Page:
A tiny troublemaker wreaks havoc on a mystified household in this charming children’s fable.
He’s as tall as a pencil, with a doorknob-shaped nose, a long tail with a barbed tip that makes a fine grappling hook, and a voice â€œas loud as the ticking of a grandfather clock.” When he springs into existence in a chimney knothole, the titular Imp has a personality that’s finely balanced between self-pity and egotism–he considers himself the â€œloneliest” and â€œthe smartest imp in the whole world”–and a paranoid conviction that the world is full of enemies that’s reinforced when he singes his tail in the fireplace. In his nocturnal wanderings through the house, he’s motivated only by curiosity, hunger and a need to protect himself against the looming threats he perceives everywhere. But to the rest of the household, especially the hard-hearted housekeeper Septuagesima, the aftermath–pilfered cookie jars, spilled cereal boxes, oversalted soup–seem like works of malicious pranksters. The family’s young children, Alan and Alice, take the blame and begin to develop â€œcomplexes” from their undeserved punishment, but as the impishness escalates to missing shoes, sprung mousetraps and a flooded kitchen Septuagesima starts to suspect their father of madness. Meanwhile, as the Imp and a loquacious mouse confront the danger posed by the housecat Drip and the totalitarian menace of brown rats bent on world domination, the mischief shades toward destruction with serious consequences. In this superbly crafted children’s story, the Imp is a charismatic protagonist, neurotic but appealing in his diminutive grandiosity. His hilarious misadventures, nicely episodic to facilitate bedtime storytelling, are cunningly choreographed and flow organically from the predicaments imposed on small, uncomprehending figures by a big, oblivious world. The result–an imaginative, beautifully written fantasy with overtones of Dr. Seuss, Lemony Snicket and George Orwell–is a comic gem.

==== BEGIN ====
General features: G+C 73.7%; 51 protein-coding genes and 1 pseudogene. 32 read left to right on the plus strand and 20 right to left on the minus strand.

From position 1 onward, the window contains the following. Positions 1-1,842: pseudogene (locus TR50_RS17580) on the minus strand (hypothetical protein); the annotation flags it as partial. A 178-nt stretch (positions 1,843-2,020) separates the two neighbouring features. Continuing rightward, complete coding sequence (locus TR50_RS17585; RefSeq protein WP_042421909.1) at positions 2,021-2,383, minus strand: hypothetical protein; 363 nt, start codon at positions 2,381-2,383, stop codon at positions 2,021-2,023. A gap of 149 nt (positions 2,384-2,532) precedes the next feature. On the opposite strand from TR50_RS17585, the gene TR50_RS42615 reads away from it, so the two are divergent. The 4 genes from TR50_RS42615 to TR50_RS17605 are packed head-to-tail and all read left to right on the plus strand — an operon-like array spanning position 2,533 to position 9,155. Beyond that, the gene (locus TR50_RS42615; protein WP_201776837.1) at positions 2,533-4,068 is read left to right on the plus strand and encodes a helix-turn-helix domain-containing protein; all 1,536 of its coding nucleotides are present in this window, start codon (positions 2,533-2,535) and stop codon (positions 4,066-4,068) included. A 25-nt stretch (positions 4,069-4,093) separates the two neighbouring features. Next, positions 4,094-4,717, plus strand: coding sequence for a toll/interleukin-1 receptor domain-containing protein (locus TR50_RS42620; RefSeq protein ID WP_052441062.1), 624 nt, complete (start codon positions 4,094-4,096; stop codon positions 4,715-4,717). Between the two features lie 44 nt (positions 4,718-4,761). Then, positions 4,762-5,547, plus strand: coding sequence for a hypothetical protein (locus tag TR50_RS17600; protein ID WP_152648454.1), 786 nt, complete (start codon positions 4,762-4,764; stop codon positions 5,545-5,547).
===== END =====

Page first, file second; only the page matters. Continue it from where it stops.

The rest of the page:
A sparkling fairy tale that mixes whimsical adventure with slightly darker pathos.